‘The File on Thelma Jordon’ – Barbara Stanwyck plays her mark on Criterion Channel

Robert Siodmak’s The File on Thelma Jordon (1950) is one of the most low key film noir dramas of its era.

Barbara Stanwyck in fine form as a gentle seductress who targets assistant D.A. and married man Cleve Marshall (Wendell Corey), playing into his self-pity during a drunken night out. When she becomes the prime suspect in the murder of her aunt, a high society matron who names her in her will, the self-pitying Cleve doesn’t just miss the signs that she’s playing him, he blatantly ignores them to cover up incriminating evidence and game the system.

The mix of women’s picture and crime conspiracy is really quite subtle and Siodmak generates more sympathy for Thelma, the poor cousin to a rich relative pressured into crime by a predatory crook of an ex-husband (Richard Rober), than for Cleve. Bitter and resentful of his powerful father-in-law, who greased the wheels for his position, Cleve is surely one of the most weak-willed and deluded patsies in the history of the genre. While Thelma comes off as victim as much as victimizer, Cleve can never quite justify his corruption of the office apart from his obsession. But its most mature triumph is refusing to let Cleve off the hook for his betrayals and misdeeds: there is a price to pay in his career and his life for every decision and action.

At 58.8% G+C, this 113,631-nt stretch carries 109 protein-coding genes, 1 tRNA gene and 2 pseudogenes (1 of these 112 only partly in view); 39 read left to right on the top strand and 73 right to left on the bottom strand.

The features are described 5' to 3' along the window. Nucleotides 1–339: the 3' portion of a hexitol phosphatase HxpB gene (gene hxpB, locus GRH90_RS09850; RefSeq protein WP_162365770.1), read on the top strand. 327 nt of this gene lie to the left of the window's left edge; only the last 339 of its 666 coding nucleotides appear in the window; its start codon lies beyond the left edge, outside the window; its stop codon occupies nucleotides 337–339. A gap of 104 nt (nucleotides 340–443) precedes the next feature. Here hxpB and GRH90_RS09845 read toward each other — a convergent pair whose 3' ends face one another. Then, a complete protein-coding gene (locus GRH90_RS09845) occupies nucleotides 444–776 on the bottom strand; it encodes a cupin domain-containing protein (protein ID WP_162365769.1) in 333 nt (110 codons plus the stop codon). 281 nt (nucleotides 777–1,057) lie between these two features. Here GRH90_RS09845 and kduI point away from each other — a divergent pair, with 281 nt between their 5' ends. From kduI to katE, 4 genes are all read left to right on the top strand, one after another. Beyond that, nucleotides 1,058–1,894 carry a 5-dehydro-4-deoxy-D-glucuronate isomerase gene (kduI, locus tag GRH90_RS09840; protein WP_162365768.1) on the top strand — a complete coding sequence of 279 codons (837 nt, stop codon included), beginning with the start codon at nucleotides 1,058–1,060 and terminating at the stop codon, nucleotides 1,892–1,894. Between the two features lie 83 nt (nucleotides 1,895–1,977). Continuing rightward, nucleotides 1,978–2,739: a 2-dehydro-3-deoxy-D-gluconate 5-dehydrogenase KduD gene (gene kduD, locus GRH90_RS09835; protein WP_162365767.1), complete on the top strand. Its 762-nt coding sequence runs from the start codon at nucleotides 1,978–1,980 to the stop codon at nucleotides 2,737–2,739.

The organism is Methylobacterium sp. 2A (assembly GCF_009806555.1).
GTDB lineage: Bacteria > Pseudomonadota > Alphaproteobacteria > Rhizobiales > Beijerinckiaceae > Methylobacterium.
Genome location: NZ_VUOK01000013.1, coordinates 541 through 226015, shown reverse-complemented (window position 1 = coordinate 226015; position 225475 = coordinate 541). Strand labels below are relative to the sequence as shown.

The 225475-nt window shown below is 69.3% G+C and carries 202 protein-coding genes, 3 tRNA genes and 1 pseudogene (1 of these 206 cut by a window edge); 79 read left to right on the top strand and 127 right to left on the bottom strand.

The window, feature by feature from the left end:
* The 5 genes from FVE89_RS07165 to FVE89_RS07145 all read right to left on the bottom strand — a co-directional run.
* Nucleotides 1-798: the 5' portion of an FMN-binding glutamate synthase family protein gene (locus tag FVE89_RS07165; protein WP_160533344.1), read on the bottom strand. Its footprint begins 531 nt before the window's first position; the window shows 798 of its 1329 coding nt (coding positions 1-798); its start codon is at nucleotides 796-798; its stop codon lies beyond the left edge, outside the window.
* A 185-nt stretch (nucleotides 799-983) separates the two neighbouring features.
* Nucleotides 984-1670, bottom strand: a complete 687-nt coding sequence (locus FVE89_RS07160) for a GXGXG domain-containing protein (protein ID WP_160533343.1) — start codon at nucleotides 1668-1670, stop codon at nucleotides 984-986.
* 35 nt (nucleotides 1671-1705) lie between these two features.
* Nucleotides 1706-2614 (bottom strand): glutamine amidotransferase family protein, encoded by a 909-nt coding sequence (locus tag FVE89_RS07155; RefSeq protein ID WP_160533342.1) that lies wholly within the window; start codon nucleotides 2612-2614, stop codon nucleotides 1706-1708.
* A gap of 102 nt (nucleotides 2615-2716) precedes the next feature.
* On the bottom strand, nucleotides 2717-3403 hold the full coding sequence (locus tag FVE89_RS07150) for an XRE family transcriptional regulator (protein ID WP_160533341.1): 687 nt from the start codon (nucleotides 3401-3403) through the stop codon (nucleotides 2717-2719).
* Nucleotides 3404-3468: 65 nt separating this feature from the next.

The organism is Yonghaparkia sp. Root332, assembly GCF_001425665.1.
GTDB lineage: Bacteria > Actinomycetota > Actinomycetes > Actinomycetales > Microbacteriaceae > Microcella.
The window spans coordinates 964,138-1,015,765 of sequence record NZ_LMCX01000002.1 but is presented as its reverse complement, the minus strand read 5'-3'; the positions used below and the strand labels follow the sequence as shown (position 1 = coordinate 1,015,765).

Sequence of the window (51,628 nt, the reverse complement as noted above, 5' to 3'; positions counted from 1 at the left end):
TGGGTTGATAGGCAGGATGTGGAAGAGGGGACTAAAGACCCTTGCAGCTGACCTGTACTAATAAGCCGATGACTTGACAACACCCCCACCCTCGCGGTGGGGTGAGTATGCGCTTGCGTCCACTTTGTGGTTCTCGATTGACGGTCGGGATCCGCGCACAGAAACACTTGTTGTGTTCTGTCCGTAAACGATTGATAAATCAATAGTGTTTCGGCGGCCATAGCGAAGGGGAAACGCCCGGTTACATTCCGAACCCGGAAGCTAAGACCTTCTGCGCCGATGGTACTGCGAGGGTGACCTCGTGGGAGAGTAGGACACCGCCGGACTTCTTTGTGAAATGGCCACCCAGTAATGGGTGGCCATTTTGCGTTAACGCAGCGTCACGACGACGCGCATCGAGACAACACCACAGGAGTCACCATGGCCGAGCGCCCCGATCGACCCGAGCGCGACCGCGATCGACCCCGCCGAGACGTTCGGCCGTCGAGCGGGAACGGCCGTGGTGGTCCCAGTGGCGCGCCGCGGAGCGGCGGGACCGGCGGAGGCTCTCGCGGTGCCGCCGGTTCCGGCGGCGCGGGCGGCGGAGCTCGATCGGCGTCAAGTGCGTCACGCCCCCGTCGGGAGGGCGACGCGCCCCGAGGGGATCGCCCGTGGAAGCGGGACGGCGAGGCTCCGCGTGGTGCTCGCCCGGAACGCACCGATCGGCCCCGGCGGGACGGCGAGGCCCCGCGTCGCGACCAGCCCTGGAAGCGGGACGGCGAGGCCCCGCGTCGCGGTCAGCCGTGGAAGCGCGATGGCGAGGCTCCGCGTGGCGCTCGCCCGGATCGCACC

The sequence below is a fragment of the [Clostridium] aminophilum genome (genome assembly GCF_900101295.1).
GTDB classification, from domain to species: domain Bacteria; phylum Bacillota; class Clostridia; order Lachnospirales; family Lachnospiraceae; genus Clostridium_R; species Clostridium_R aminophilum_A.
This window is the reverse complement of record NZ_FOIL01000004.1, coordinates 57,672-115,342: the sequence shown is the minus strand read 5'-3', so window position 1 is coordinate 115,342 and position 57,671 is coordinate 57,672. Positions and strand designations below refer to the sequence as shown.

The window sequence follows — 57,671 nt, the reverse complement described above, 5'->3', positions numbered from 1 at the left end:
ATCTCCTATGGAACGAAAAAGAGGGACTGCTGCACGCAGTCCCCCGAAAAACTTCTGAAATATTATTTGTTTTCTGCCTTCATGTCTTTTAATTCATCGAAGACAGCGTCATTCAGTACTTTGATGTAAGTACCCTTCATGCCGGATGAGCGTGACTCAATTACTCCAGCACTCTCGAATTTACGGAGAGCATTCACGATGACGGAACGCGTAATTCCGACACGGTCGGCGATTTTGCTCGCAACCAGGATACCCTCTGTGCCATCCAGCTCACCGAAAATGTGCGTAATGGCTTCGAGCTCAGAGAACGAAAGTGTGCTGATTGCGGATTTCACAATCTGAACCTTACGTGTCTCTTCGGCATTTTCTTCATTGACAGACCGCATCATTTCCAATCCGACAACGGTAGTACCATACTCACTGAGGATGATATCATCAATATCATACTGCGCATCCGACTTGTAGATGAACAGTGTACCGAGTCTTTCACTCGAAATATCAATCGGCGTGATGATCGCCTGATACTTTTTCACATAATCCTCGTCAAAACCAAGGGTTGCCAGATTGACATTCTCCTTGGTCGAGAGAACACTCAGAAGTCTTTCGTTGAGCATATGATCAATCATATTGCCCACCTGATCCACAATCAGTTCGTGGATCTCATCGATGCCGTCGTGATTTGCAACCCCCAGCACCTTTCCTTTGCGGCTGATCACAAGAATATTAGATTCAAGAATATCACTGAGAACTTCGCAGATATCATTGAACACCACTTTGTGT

It makes for an understated noir, slower and more subdued than such classics as The Maltese Falcon or Siodmak’s own The Killers, but elegant and compelling and even genuinely tragic in its own right, in large part thanks to a superb performance by Stanwyck.

Paul Kelly plays as the stalwart District Attorney, ever suspicious of his suddenly hapless assistant DA, and Joan Tetzel and Stanley Ridges costar.

Black and white

Also on Blu-ray and DVD and on SVOD through Amazon Video and/or other services. Availability may vary by service.
The File on Thelma Jordon [Blu-ray]
The File on Thelma Jordon [DVD]

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Sean Axmaker is a Seattle film critic and writer. He writes the weekly newspaper column Stream On Demand and the companion website, and his work appears at RogerEbert.com, Turner Classic Movies online, The Film Noir Foundation, and Parallax View.

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